If you want to learn something then investigating how the brain encodes memory, and looking at methods of enhancing these tasks is the way to go. Pop psychology books do the field little credit and are often riddled with academic inaccuracies. However if you are going to use a book I highly recommend Human Memory by the brilliant Alan Braddeley.
Memory is largely split between three according Atkinson and Schiffrin's (1986) model: sensory store->short term store(STM)-> long term store (LTM). Although this can then be sub-split into explicit and implicit memory, and the sensory store is what we would now call attentional processing. Broadly speaking we have little control of attentional processes than STM. So lets look at how you many enhance the encoding between STM and LTM. Much of what I'm about to mention comes developed out of the Levels of Encoding theory which essentially suggests that information is processed at different levels depending upon the complexity and relationships, the greater the depth of the encoding and associations the easier something is to remember. Many Mnemonic (memory) techniques are based on this. For instance, "Richard Of York Gave Battle In Vain"= the colours of the rainbow. technically this is shallow encoding because its only the first letter or each word relating to the colour in the order they occur in light refraction. But this is are easier than remember the colours based upon there discrete and unconnected names. The more associations you make the easier something is to remember as it makes more associations heres an deeper example remember this list and hide it once you have read it and try to recall after the maths test: Carrot, Monkey, Telephone, Guitar, School, Bottle, Newspaper, Mansion, Henry, Catastrophe, Worms, canopy, Hairspray.
Answer the following: 2x3.5=?, (7/2)x3=?, square root of 27?, A car accretes from 0-50 m/sec in over a distance of 34 meters how long did it take?
Recall the list?
If instead you tried to recall the list as a story it would be easier to remember all the items...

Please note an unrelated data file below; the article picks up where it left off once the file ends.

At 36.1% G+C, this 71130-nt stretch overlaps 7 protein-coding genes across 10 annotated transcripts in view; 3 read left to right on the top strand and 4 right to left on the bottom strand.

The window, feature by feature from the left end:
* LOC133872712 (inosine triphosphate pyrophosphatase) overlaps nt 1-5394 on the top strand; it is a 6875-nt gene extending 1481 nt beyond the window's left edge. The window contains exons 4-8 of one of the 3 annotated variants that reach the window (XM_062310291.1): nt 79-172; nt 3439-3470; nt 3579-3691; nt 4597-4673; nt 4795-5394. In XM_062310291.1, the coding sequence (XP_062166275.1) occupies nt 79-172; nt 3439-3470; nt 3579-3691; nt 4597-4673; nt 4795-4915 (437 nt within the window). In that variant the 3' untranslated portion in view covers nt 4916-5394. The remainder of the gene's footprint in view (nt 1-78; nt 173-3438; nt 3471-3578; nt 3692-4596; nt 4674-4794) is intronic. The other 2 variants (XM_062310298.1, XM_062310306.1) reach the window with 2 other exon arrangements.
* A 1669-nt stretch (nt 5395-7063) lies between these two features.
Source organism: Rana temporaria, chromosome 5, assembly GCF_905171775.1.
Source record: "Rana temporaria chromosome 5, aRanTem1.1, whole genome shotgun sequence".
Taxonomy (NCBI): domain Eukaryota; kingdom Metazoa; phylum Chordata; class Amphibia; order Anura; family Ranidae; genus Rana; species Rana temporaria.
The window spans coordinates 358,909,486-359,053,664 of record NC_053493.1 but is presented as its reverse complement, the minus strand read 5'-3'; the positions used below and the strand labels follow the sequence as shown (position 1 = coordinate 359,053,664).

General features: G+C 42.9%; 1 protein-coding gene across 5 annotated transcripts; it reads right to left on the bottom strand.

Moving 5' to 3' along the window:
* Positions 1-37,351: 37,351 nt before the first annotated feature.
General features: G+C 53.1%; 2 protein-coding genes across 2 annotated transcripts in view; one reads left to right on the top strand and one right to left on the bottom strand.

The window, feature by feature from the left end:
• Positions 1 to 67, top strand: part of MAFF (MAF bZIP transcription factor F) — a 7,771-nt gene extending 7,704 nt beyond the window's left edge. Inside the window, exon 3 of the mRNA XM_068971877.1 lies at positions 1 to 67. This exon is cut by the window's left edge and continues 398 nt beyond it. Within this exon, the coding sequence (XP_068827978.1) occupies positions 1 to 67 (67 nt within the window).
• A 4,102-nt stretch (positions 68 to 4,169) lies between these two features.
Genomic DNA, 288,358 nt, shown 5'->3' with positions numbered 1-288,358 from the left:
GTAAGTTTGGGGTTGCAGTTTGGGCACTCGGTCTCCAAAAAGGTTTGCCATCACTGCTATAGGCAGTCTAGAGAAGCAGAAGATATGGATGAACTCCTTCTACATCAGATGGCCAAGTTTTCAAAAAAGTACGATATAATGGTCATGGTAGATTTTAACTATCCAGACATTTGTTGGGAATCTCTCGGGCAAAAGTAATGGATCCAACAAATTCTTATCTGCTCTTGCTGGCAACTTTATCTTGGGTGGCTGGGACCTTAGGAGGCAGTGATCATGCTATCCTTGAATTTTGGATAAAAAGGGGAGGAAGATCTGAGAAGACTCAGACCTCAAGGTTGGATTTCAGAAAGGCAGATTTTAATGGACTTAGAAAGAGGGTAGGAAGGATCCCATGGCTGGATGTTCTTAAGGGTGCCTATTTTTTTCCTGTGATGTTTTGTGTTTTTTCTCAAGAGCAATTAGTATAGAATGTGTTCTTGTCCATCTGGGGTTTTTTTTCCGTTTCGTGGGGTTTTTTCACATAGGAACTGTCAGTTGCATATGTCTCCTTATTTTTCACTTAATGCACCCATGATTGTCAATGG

A Monkey was eating a Carrot when the Selephone rang offering Guitar lessons at a School, he/she decided to go and packed a Bottle and Newspaper. Upon leaving the Mansion he/she walked past Henry who was having a Catastrophically collecting worms under his fishing Canopy with a Hairspray can.
This is a deeper level of encoding that should be easier to remember because it has more detail applying the words in an episodic and semantic style. This activates more brain regions providing more cues for how associations for the information that one wishes to store. I literally can't write enough about neural encoding of memory there is a plethora of research, and I strongly suggest a google scholar search if you are interested. But the over riding suggestion is increase associations, for instance when I was studying for my exams I would write notes and cue cards which were highlighted, I would also create stories and words made of the items I wanted to remember. In addition I would drink a particular flavour of squash while doing my learning and revising. The reason being is that these all create associations, and if you can take a cue with you into an exam, such as apple juice, it well help you to remember. Visualisation a lot too, imagining the place you were when you learnt something and the smells and related tastes.
Finally it cannot be understated the role that affective (emotional) processing plays, information is often affectively encoded. Trying to remember how you felt or giving data affective significance can aid recall or being in the same state of affect helps.
Essentially a large part of memory can be understood in terms of Pavolivan and operant conditioning, coupled with motivational and affective relevance. In other words learnt associations and reinforcement may act as cues and learning mechanisms that strengthen memory. The relevance of these cues one can give both motivational and affective significance, and these may also be used to help recall. In addition the level of detail and information relative to the encoding process strengthens or deepens the learning process.
This is a REDUCTIONIST explanation of memory there is a lot more on it and the precise mechanisms related to what is being learnt, there is also a lot i haven't mentioned. Sorry for the lack of references I have a job to do, but you can google a lot of these topics and you will encounter most while learning about cognitive neuroscience. Memory research is probably one of the best understood areas of cognitive neuroscience along with perception.